Shame on all those who are currently advocating the censorship of Mark Twain’s masterful The Adventures of Huckelberry Finn and disgraced are they who support such malfeasant censorship. However, one must not be overly worried by the transgression, for America has quite an inspiring tradition of respect and defense for freedom of expression thanks to countless activists, organizations and the right kind of lawyers and judges. Furthermore, in a positive sense, as is often observed, bad publicity is good publicity and when the publicity is for the American treasure Mark Twain and one of the greatest works of American literature it is all the better.
Mark Twain is rightly regarded by many as one of the greatest American writers and as the originator of American literature (influencing later writers of such scope and achievement as T.S. Eliot, F. Scott Fitzgerald, William Faulkner and Ernest Hemingway) who first developed characters who spoke in the unique and authentic American languages and dialects found in the regions and cultures he wrote about. Ernest Hemmingway claimed that “[a]ll American literature comes from one book by Mark Twain called Huckleberry Finn…All American writing comes from that. There was nothing before. There has been nothing as good since.” T.S. Eliot compared Twain’s character, Huck, to other “permanent symbolic figures of fiction” such as “Ulysses, Faust, Don Quixote, Don Juan, Hamlet and other great discoveries…” The book is perhaps the best example of Twain’s invention using, as he prefaces the book himself with, “a number of dialects.”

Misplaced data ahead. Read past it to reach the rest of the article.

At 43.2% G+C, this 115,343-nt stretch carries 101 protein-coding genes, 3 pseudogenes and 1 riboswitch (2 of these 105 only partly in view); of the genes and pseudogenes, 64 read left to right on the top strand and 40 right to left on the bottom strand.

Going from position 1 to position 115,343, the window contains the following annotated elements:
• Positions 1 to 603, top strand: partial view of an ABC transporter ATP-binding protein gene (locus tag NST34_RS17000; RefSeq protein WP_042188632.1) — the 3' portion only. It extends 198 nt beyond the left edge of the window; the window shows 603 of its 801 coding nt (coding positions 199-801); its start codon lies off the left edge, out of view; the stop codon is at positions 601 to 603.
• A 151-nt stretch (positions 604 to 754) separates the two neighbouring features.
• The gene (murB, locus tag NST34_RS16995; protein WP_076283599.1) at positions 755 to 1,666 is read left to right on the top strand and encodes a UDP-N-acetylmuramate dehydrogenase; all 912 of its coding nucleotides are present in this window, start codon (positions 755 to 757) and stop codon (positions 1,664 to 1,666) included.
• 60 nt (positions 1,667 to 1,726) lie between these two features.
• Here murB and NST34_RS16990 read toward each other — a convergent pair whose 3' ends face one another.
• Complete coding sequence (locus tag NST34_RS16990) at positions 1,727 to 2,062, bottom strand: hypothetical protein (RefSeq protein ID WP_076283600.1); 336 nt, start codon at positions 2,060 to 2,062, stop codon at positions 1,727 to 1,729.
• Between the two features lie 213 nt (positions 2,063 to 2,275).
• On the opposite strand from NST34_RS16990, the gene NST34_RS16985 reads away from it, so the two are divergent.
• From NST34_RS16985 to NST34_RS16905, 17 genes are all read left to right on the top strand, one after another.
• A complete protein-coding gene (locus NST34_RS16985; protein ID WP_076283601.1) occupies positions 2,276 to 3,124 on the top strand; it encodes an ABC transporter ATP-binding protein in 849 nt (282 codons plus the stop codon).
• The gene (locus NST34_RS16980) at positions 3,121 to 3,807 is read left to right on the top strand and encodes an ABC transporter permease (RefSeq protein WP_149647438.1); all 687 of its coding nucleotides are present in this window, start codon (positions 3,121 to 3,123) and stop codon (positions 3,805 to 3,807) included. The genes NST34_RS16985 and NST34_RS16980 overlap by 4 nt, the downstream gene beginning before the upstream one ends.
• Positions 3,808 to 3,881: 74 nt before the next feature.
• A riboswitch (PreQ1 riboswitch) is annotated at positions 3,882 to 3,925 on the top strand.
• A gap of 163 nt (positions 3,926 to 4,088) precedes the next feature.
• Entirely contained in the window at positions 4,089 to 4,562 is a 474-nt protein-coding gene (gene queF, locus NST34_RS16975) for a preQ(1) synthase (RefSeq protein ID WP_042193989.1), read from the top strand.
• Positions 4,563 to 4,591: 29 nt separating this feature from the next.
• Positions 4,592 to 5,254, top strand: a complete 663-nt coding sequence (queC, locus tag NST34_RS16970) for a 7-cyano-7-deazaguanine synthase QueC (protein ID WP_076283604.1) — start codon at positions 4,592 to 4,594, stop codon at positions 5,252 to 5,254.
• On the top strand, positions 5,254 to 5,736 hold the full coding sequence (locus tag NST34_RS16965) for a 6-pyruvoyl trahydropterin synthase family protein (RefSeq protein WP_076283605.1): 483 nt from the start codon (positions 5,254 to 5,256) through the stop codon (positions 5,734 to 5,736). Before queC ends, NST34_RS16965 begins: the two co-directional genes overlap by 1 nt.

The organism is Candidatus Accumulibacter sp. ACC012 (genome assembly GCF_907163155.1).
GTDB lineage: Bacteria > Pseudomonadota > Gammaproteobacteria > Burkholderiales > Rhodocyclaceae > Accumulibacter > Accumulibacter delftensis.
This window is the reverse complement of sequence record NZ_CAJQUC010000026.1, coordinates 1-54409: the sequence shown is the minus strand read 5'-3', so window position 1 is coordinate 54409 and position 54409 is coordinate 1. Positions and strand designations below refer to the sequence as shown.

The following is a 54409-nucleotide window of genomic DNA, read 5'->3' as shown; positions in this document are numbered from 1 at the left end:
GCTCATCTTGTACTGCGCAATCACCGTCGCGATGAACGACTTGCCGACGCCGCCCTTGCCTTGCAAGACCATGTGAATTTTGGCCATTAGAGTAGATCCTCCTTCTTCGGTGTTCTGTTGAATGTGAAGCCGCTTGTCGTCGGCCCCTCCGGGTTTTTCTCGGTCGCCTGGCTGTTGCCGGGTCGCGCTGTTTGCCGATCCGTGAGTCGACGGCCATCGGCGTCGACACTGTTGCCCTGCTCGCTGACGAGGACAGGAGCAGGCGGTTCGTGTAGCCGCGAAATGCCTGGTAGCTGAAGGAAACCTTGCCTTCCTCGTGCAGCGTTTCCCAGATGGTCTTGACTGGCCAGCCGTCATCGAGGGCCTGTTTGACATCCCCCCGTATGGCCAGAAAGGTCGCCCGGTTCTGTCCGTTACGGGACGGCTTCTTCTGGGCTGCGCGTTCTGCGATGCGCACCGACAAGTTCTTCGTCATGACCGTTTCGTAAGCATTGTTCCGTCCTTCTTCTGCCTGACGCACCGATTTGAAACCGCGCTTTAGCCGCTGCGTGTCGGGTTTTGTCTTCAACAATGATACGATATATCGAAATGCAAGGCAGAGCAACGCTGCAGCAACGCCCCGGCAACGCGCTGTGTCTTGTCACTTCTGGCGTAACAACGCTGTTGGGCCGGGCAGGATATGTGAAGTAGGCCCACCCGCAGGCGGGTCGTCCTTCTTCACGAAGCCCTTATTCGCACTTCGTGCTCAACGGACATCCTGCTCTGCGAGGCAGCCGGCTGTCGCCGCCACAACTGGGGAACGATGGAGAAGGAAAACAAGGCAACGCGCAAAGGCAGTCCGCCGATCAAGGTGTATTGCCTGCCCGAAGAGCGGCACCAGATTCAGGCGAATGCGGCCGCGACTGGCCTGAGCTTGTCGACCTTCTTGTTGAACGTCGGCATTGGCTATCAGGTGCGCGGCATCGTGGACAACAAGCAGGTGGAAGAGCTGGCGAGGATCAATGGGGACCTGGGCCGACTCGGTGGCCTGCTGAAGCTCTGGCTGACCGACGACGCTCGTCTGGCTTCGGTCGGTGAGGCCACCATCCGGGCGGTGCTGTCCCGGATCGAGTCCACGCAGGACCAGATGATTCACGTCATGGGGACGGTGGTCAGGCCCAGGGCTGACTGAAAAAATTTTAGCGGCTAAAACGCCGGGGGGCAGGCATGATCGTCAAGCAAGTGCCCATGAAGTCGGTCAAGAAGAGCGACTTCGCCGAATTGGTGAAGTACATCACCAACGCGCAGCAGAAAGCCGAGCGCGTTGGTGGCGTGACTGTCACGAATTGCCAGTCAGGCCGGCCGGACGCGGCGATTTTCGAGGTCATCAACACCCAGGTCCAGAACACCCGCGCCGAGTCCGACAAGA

Mark Twain is also known, unfortunately to a lesser extent, for his radical views grounded in a strong and independent moral vision of right and wrong. He was involved with the Anti-Imperialist League with its links to civil rights activism. He was an opponent to slavery and to racism (he was acquainted with Frederick Douglass and married into the abolitionist Langdon family, being the son-in-law to a leading conductor of the New York Underground Railroad) and Huck Finn is an ingenious expression of this.